Mr. Bradshaw: Council Directive 1999/74/EC, which lays down minimum standards for the protection of laying hens, is implemented in England through The Welfare of Farmed Animals (England) (Amendment) Regulations 2002.
Mr. Sanders: To ask the Secretary of State for Environment, Food and Rural Affairs if he will make a statement on the environmental damage to wildlife, reefs and fisheries following the beaching of the MSC Napoli. 
I can confirm that the reports in the press of hundreds of dead fish are unfounded. None of the local authority personnel cleaning up the beaches, nor volunteers of the Royal Society for the Prevention of Cruelty to Animals (RSPCA) picking up birds, have reported any dead fish. Neither have local fishermen. There is also no evidence that fish and shellfish have been seriously affected. Samples have, however, been taken to monitor the accumulation of any contaminants that may have been released.
Currently, a contractor has been brought in to take away the containers on the beach and the local authority has started cleaning up litter. After consultation with the Environment Agency (EA), arrangements have been put in place for the safe disposal of all waste from the beaches, including that contaminated with oil.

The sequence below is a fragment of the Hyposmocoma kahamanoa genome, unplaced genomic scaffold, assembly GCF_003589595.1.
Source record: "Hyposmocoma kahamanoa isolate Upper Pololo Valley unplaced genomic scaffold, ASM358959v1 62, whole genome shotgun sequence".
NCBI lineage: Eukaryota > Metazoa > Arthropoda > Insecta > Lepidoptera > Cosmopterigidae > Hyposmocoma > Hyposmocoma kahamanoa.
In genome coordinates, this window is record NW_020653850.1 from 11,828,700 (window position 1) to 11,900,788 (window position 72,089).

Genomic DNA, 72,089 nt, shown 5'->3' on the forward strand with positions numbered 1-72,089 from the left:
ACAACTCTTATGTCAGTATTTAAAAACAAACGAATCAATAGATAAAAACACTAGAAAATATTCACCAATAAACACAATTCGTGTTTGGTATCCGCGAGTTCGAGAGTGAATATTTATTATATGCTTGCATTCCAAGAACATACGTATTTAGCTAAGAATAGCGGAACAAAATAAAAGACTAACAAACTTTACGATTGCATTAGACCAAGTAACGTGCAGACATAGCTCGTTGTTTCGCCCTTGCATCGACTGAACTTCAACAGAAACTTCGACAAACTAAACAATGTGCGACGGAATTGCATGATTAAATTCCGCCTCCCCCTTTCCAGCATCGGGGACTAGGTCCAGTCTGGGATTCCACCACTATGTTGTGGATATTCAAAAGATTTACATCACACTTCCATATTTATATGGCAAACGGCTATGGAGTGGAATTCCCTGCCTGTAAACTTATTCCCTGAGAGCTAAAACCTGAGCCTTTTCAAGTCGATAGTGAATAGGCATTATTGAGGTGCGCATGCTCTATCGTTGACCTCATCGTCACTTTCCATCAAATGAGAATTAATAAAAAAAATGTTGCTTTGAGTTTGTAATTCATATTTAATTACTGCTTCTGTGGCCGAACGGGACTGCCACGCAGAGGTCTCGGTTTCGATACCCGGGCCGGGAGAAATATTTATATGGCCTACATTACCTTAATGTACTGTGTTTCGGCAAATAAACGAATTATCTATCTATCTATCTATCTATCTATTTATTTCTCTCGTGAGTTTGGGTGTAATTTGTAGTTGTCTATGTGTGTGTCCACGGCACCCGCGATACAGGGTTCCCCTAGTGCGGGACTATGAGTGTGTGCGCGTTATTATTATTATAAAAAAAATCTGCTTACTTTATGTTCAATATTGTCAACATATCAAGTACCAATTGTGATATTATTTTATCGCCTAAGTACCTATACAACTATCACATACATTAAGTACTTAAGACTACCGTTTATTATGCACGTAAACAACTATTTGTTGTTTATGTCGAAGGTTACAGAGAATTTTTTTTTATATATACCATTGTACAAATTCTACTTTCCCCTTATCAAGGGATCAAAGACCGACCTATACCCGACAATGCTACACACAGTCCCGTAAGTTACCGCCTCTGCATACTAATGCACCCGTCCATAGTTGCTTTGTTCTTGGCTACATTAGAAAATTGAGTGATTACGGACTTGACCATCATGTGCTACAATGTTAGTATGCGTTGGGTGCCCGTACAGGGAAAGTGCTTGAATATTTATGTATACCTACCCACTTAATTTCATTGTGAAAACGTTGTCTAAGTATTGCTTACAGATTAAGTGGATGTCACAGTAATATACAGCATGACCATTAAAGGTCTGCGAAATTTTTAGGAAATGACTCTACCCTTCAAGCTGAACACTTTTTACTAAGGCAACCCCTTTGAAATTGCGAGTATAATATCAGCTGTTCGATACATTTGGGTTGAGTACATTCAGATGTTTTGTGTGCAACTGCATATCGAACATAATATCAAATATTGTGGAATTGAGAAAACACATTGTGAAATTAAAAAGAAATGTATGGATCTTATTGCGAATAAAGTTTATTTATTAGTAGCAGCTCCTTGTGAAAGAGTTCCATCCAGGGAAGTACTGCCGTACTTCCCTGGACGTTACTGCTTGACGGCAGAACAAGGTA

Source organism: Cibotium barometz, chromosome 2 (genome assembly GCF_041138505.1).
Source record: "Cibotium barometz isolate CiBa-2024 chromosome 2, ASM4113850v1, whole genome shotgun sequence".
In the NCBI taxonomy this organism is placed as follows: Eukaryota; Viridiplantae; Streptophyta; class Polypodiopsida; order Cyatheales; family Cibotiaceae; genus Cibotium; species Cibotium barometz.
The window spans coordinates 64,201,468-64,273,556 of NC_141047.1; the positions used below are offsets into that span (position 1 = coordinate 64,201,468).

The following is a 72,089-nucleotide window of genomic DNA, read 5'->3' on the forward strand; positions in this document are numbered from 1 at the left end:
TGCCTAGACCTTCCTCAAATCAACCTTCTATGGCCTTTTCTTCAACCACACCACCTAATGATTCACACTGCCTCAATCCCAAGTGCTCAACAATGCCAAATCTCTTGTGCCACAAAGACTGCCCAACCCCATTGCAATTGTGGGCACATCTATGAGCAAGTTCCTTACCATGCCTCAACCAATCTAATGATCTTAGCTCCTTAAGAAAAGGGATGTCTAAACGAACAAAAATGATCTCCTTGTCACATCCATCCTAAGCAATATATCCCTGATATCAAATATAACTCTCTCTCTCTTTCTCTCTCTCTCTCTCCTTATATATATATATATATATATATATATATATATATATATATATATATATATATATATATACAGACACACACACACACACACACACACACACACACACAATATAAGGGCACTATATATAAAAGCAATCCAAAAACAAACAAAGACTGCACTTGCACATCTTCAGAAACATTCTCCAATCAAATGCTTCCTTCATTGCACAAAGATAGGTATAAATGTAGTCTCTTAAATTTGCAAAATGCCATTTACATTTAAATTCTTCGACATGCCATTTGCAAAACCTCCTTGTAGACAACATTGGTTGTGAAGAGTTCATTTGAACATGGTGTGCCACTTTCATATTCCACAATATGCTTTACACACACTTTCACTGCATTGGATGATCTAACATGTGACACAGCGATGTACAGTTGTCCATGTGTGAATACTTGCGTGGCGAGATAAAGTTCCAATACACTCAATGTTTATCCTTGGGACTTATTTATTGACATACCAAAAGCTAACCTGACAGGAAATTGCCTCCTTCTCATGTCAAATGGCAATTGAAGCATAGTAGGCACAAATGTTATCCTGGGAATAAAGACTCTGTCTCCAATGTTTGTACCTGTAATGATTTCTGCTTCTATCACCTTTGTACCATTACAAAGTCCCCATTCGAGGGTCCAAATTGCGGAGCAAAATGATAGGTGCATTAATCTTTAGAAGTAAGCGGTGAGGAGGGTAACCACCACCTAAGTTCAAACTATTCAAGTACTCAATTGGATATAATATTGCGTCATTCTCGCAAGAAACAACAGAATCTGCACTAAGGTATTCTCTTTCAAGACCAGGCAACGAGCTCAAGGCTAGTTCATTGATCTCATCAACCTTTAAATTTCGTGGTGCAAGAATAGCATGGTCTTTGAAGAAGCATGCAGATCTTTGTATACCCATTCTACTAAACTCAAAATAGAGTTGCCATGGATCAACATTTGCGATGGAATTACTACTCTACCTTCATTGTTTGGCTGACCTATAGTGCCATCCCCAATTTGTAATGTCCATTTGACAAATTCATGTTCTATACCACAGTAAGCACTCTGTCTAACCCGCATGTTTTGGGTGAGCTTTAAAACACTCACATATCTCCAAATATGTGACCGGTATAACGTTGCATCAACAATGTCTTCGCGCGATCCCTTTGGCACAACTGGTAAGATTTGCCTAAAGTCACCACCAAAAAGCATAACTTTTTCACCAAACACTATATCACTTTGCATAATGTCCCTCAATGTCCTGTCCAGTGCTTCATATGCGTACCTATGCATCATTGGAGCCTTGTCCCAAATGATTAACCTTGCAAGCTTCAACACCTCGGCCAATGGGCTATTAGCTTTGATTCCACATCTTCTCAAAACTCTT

As for monitoring, water samples taken by the EA show no signs of pollution from the oil, pesticides, or other chemicals from the vessel. However, monitoring activity will continue on a regular basis for the foreseeable future.
Mr. Brazier: To ask the Secretary of State for Environment, Food and Rural Affairs how much (a) the Environment Agency and (b) English Nature spent on programme expenditure in Canterbury local authority area in the most recent year for which figures are available. 
Barry Gardiner: The Southern Region of the Environment Agency covers most of the geographical areas of Kent, Sussex, Hampshire and the Isle of Wight and records its expenditure in relation to those areas. Expenditure is recorded within an area by technical or operation teams that have specific operational boundaries that normally relate to river catchments and covers a number of functions. Therefore the information is not available in the form specified in the question.
Expenditure on Flood Risk Management is recorded for each flood risk system. These systems cross local authority boundaries. Expenditure for the Canterbury area for 2006-07 is shown in the following table.
Water Resources programmed expenditure within the district council for 2006-07 is as follows. These are only indicative costs, as the Water Resources work programme is not delivered according to district council boundaries.